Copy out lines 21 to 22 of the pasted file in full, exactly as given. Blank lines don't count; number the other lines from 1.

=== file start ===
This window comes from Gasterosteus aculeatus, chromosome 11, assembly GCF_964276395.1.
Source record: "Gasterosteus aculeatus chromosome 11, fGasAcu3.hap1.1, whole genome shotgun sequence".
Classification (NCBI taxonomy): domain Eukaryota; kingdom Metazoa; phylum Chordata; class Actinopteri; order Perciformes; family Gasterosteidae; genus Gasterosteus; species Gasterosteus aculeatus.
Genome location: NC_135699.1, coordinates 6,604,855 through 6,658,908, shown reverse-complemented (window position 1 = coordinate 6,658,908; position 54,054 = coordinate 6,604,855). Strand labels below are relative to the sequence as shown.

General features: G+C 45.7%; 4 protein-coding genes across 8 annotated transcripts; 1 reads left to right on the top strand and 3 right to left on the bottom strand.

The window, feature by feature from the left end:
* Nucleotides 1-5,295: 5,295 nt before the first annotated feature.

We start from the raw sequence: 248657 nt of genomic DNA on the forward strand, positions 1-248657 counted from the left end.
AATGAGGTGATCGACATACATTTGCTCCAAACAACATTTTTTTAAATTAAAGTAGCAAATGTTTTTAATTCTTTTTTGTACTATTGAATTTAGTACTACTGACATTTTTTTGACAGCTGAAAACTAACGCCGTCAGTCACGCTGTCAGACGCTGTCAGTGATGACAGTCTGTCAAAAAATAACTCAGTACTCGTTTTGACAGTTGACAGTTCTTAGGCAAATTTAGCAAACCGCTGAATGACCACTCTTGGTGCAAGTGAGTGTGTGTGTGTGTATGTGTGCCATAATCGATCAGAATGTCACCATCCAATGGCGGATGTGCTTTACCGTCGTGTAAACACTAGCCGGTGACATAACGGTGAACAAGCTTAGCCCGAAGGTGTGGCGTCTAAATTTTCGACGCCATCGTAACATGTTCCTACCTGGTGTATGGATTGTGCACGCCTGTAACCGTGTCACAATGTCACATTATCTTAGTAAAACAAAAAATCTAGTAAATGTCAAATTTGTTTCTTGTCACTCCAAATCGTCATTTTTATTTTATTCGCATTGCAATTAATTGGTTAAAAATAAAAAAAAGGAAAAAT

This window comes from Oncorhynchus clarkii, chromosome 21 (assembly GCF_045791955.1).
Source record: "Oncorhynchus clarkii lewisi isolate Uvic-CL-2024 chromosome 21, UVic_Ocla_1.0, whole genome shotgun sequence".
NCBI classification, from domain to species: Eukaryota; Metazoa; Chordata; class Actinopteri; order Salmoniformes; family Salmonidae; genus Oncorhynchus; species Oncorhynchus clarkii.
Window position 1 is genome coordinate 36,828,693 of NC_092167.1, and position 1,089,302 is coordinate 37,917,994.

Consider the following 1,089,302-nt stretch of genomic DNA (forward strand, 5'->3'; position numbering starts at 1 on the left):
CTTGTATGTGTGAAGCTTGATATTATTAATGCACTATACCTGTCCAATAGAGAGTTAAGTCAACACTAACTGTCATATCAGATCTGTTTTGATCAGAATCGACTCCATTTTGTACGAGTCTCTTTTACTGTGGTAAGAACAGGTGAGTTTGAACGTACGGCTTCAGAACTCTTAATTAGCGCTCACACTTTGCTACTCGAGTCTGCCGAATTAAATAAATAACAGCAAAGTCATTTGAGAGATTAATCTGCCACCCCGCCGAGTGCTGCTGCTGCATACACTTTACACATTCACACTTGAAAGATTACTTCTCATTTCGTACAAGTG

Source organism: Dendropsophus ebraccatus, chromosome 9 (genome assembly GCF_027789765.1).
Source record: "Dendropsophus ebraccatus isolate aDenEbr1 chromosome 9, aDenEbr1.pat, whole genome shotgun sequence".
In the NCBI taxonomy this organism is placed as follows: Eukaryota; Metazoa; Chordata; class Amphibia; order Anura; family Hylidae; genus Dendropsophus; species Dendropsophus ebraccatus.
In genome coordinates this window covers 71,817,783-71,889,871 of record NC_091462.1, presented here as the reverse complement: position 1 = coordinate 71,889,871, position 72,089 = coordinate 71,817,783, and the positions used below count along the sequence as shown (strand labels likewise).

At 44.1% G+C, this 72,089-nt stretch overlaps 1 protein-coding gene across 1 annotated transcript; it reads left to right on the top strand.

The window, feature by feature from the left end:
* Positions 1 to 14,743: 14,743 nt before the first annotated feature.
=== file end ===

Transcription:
The window, feature by feature from the left end:
* Positions 1 to 14,743: 14,743 nt before the first annotated feature.